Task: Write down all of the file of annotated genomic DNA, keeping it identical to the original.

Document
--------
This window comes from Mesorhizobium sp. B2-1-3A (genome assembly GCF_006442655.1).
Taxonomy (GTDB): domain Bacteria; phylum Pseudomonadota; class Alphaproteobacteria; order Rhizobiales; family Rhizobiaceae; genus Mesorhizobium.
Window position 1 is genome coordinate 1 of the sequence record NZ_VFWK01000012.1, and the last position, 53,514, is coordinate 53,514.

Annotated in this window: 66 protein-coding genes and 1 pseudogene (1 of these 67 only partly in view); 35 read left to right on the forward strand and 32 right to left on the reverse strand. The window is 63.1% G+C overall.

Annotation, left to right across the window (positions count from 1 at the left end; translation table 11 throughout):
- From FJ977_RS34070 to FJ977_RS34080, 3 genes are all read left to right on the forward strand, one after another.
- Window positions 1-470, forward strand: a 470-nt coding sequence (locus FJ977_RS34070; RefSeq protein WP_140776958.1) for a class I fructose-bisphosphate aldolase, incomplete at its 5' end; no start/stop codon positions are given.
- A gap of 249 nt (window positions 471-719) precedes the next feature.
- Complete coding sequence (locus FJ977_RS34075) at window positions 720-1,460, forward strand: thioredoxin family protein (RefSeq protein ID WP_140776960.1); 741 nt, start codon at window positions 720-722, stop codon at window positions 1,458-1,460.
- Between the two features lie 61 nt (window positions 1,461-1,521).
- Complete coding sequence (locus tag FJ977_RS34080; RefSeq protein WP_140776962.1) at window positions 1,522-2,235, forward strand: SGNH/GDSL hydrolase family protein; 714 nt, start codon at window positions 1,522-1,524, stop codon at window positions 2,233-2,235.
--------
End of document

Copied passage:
This window comes from Mesorhizobium sp. B2-1-3A (genome assembly GCF_006442655.1).
Taxonomy (GTDB): domain Bacteria; phylum Pseudomonadota; class Alphaproteobacteria; order Rhizobiales; family Rhizobiaceae; genus Mesorhizobium.
Window position 1 is genome coordinate 1 of the sequence record NZ_VFWK01000012.1, and the last position, 53,514, is coordinate 53,514.

Annotated in this window: 66 protein-coding genes and 1 pseudogene (1 of these 67 only partly in view); 35 read left to right on the forward strand and 32 right to left on the reverse strand. The window is 63.1% G+C overall.

Annotation, left to right across the window (positions count from 1 at the left end; translation table 11 throughout):
- From FJ977_RS34070 to FJ977_RS34080, 3 genes are all read left to right on the forward strand, one after another.
- Window positions 1-470, forward strand: a 470-nt coding sequence (locus FJ977_RS34070; RefSeq protein WP_140776958.1) for a class I fructose-bisphosphate aldolase, incomplete at its 5' end; no start/stop codon positions are given.
- A gap of 249 nt (window positions 471-719) precedes the next feature.
- Complete coding sequence (locus FJ977_RS34075) at window positions 720-1,460, forward strand: thioredoxin family protein (RefSeq protein ID WP_140776960.1); 741 nt, start codon at window positions 720-722, stop codon at window positions 1,458-1,460.
- Between the two features lie 61 nt (window positions 1,461-1,521).
- Complete coding sequence (locus tag FJ977_RS34080; RefSeq protein WP_140776962.1) at window positions 1,522-2,235, forward strand: SGNH/GDSL hydrolase family protein; 714 nt, start codon at window positions 1,522-1,524, stop codon at window positions 2,233-2,235.